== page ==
FHA Discrimination Case Withdrawn Before Date with SCOTUS - Property Law - U.S. Supreme Court
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FHA Discrimination Case Withdrawn Before Date with SCOTUS

Article III courts may only hear cases or controversies. As of today, Magner v. Gallagher, a case from the Eighth Circuit Court of Appeals that was set for oral arguments this month before the Supreme Court, no longer meets those criteria.

The City of St. Paul, Minn. withdrew its petition to the Supreme Court today, so the case will instead proceed to trial in a Minnesota federal court, reports SCOTUSblog. The Supreme Court had scheduled arguments in the case for February 29.

The federal Fair Housing Act prohibits discrimination in housing sales and rentals. The federal appellate courts have interpreted the FHA discrimination prohibition as an outcome-driven policy, finding that it's the discriminatory impact, not a discriminatory intent, that matters when evaluating policies for FHA violations.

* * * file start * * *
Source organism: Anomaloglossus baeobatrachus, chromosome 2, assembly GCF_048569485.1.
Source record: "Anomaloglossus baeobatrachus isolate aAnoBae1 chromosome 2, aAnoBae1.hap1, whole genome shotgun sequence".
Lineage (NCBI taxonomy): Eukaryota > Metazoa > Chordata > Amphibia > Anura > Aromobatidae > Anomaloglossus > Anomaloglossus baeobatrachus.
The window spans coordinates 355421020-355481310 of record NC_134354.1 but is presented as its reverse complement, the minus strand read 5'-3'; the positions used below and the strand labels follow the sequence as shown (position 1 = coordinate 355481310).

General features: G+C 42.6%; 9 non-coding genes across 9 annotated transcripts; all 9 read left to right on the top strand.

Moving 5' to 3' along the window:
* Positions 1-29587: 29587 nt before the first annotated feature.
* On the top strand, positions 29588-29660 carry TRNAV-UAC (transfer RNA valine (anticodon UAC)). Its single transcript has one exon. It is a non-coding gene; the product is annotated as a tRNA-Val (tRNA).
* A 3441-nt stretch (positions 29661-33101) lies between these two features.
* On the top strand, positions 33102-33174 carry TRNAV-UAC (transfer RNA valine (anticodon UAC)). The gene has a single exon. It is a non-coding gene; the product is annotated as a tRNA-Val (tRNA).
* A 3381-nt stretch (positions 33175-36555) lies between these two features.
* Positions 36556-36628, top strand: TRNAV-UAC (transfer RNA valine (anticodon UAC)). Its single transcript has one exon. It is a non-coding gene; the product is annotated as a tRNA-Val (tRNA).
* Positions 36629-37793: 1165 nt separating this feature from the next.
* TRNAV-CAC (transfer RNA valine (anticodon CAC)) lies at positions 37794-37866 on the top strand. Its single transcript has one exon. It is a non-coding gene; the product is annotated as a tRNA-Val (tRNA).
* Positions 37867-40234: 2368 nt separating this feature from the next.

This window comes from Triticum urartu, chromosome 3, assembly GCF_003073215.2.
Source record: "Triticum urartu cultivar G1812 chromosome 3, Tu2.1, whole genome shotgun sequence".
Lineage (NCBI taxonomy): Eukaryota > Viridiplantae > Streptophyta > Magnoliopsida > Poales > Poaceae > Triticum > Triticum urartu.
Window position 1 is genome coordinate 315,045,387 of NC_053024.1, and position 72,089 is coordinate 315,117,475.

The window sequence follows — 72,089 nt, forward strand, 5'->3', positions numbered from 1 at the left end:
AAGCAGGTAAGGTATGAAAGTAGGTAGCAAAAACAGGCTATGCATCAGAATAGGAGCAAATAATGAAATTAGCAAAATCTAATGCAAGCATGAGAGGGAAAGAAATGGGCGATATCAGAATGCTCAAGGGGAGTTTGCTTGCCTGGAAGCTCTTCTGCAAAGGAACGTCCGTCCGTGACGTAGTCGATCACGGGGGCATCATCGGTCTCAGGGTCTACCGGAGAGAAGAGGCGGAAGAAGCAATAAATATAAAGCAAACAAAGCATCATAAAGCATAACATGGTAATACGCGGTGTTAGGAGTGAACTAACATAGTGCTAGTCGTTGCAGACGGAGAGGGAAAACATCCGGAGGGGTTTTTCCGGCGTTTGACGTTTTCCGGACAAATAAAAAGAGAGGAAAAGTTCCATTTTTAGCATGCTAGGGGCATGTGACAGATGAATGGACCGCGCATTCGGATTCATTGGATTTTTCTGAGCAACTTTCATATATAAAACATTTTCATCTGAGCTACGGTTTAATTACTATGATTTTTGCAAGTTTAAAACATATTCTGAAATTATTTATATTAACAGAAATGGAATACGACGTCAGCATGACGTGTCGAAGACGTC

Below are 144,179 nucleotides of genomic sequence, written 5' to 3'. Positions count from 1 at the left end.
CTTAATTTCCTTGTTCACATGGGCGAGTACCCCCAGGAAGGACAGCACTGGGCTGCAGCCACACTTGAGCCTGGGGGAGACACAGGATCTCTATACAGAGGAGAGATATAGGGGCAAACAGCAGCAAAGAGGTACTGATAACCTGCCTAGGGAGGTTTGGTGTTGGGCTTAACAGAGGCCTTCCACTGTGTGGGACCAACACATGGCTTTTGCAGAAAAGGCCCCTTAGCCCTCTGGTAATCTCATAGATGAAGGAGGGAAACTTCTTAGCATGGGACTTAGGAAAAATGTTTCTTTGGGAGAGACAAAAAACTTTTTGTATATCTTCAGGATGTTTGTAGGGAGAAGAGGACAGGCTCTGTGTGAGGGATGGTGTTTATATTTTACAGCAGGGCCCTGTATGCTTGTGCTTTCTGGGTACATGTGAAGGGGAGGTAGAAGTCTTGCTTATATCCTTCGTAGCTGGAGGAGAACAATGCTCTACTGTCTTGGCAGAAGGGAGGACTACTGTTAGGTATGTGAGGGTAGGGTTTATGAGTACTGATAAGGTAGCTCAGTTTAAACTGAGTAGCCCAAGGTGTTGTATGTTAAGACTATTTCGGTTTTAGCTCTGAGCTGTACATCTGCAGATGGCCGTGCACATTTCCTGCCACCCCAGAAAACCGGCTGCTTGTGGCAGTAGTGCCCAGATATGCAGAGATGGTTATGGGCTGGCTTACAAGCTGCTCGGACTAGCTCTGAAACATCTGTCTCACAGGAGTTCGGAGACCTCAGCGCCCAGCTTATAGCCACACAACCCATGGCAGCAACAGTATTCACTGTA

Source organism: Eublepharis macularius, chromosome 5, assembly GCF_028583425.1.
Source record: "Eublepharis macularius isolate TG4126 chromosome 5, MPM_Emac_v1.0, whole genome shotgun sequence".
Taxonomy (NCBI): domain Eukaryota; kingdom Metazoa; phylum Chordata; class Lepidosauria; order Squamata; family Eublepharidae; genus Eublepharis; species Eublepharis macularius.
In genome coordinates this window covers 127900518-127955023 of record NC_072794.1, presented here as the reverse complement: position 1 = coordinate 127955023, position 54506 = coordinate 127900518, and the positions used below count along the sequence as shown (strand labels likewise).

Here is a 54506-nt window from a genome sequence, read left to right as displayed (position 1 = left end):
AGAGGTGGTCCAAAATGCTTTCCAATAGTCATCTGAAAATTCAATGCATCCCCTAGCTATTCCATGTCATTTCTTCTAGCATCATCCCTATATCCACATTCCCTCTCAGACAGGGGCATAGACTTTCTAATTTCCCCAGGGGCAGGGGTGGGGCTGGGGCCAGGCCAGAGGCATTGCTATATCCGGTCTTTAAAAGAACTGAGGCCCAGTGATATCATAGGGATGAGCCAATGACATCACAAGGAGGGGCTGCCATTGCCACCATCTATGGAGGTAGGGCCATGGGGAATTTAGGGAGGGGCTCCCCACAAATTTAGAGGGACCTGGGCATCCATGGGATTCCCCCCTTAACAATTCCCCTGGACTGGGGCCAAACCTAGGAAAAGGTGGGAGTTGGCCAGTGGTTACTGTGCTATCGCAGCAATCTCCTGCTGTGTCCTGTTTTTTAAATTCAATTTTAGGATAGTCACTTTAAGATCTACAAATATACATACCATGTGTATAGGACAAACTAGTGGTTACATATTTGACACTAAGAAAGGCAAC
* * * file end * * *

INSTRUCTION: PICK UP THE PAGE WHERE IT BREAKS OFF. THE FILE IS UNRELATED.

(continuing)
In 2005, approximately 20 private landlords sued the city of St. Paul, claiming the city's "aggressive" housing code enforcement violated the Fair Housing Act, and reduced the number of properties they could rent to low-income tenants who were disproportionally African-American. A district judge granted summary judgment for St. Paul. The Eighth Circuit Court of Appeals, reinstated the landlords' case, finding there was evidence to support a disparate impact discrimination claim against St. Paul because the city's housing code enforcement increased costs to landlords who rented to low-income tenants, according to Minnesota Lawyer.

St. Paul appealed the issue to the Supreme Court, and the Court granted cert in November.

Today, the city withdrew its petition to the Supreme Court, due to concerns about "collateral damage" from a Supreme Court ruling. City Attorney Sara Grewing said "We felt more comfortable at a trial court, rather than a policy court, and we are confident we will win there," reports Minnesota Lawyer.

While the Nine may be able to hear a specific issue on appeal sui generis, they cannot hear a case sui generis, which means that the FHA discrimination issue will not be decided for now.

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